free hit counter June 2003 - Posts - Nauman Leghari's Blog

June 2003 - Posts

Probably, the feed for workspaces is

It looks like they are testing :)

Another addition to the list of "Microsoft will die" articles.,15704,460546,00.html

Alas, Poor Writer ... according to you
"Microsoft's greatest hope for growth is the next version of Windows, called Longhorn, which the company sees as its competitive response to Linux. "

Oh my, that is the ONE "competitive response" from Microsoft :)

Here's an interesting cursor, and clever use of Flash.
[via  Scott Hanselman's Weblog]

while we are waiting for bookmark support from any aggregator. I found this as an alternative.

According to the website:

Cogitum Co-Citer is a tool for creating collections of texts from the Internet. It automatically captures the selected text, its Internet address, its title and date of adding to the database.

The main motive behind using either of the logging framework (log4net or logging classes in .net) depends on the complexity of the application you are developing. The Logging classes of .NET works best if you are developing a simple application. But as the application grows (with features like multithreading, remoting ..) then you lack some of the functionality that you wished to be there in the framework. This is the point where you try to develop extensions to the standard framework. But in some scenarios you find yourself facing a dead end. So then you go for creating your own in-house version of the logging framework. Even if you do know about some existing opensource effort, you would ignore it because you heard of many horror stories about lack of support and documentation provided with free OpenSource software. I can tell you that log4net is not one of such frameworks. It comes with a very descriptive sdk documentation and a lot of samples in both c# and Also the developer's mailing list is very active and responsive for any of your problems. It also has support for .net framework 1.0 /1.1, mono, sscli and rotor.  Below are some of the points for each framework in my personal opinion.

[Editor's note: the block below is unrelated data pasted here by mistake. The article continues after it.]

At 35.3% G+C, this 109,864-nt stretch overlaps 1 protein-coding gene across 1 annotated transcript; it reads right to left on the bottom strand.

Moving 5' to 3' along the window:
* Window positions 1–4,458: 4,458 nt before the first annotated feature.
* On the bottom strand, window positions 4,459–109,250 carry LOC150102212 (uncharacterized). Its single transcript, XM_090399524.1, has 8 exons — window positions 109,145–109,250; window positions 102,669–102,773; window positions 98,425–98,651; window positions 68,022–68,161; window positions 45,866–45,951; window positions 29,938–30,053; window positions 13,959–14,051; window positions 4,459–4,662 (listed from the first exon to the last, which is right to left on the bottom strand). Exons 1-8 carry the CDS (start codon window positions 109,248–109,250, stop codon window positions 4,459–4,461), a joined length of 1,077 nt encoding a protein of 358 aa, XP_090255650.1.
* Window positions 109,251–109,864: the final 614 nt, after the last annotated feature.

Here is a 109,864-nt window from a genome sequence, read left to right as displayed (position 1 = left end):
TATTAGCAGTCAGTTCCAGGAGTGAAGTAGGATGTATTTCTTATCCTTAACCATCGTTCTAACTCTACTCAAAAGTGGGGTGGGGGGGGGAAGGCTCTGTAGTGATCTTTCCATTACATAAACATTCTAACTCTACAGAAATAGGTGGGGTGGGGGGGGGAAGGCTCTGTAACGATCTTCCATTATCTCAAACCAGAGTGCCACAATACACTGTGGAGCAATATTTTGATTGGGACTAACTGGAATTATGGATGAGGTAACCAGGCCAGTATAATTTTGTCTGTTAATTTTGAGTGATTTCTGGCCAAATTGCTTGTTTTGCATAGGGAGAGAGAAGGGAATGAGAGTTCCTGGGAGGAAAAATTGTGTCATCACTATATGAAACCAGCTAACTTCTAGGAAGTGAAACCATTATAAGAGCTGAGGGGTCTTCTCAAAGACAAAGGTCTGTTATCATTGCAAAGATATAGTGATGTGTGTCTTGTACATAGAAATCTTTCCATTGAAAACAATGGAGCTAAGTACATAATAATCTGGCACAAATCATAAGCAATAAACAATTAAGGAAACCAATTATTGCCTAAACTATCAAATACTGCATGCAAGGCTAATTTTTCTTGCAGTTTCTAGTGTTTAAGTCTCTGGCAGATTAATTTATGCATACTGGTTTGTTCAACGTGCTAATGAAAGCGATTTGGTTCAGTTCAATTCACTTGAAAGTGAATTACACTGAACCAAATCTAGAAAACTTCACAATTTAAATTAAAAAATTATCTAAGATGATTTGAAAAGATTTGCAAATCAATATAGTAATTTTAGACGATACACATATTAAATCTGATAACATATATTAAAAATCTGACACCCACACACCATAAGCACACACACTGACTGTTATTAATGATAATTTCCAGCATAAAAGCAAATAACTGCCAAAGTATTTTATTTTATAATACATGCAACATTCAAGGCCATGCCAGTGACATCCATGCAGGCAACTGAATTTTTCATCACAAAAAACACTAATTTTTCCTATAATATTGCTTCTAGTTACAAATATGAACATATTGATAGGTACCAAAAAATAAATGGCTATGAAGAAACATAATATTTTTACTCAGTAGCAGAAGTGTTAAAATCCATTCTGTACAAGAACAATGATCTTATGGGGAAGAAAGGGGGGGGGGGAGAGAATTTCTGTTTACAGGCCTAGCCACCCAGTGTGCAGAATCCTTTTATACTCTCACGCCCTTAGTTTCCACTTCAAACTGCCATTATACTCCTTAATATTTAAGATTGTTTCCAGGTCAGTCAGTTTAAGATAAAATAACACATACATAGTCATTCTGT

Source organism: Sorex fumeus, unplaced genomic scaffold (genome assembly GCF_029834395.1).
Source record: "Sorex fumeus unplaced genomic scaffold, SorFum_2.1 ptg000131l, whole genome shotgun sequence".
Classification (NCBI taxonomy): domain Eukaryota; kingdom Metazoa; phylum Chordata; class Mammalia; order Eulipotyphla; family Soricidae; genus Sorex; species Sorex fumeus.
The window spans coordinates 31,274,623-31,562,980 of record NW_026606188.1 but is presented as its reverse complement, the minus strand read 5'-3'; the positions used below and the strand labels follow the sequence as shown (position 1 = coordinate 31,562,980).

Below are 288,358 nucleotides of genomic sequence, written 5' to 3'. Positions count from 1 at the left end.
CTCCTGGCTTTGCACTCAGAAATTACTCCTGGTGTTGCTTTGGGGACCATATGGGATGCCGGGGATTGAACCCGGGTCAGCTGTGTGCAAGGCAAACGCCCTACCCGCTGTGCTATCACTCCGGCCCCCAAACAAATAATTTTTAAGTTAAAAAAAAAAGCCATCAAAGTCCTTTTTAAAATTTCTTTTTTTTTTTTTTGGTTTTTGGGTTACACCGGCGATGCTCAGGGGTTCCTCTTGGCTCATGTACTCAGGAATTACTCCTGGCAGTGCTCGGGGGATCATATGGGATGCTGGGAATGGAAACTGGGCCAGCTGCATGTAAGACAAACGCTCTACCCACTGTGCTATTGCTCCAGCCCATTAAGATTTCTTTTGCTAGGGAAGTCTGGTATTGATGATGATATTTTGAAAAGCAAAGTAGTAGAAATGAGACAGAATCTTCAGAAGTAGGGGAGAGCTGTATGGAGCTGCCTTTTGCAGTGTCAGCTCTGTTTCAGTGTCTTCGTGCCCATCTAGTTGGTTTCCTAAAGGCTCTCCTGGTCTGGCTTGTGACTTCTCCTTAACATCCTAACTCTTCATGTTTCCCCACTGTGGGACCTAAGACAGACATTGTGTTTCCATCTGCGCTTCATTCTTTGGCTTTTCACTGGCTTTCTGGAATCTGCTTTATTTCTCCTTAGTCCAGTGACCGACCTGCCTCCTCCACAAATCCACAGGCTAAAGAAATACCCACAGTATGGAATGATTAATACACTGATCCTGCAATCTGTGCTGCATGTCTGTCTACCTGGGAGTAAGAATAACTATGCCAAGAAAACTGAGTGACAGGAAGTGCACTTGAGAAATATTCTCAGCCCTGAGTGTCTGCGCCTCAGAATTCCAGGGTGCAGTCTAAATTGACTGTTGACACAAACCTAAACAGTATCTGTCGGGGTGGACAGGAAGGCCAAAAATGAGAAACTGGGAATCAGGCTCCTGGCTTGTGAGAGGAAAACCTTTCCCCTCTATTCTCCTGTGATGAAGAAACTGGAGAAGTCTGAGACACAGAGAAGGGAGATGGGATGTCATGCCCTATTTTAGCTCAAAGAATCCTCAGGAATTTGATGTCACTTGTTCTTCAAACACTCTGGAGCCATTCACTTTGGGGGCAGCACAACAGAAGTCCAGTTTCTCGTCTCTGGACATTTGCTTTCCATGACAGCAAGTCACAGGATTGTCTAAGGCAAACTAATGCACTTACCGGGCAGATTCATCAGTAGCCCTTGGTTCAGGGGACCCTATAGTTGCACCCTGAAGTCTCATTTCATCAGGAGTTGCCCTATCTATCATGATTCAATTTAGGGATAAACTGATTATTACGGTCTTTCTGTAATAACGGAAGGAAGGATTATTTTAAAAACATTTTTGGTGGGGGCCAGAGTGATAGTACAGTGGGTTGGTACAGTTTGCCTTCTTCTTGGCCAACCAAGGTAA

+ The framework provides you implicit support to track the context of the class instance you are logging in.
+ Number of useful Logging Listeners (Appenders as they call it in log4net) included with the framework so that you dont have to reinvent the wheel. Some of them are Console, Databases, Events, Remoting Sink, Files etc.
+ Implicit support for tracking context in multithreaded applications.
.NET Framework support for Logging:
+ provided in the standard framework library.
Oh..Why am I writing this? Actually I wrote an article about using log4net and you know that the first thing that covers everything is the daily grind from larkware :-) Mike also asked about the need of a separate framework for logging if there is support provided inside the framework. This post covers some of the reasons.
BTW, I am also looking forward to hear your experiences with log4net or the logging classes inside the .net framework.

Whos next? Anders Hejlsberg ??

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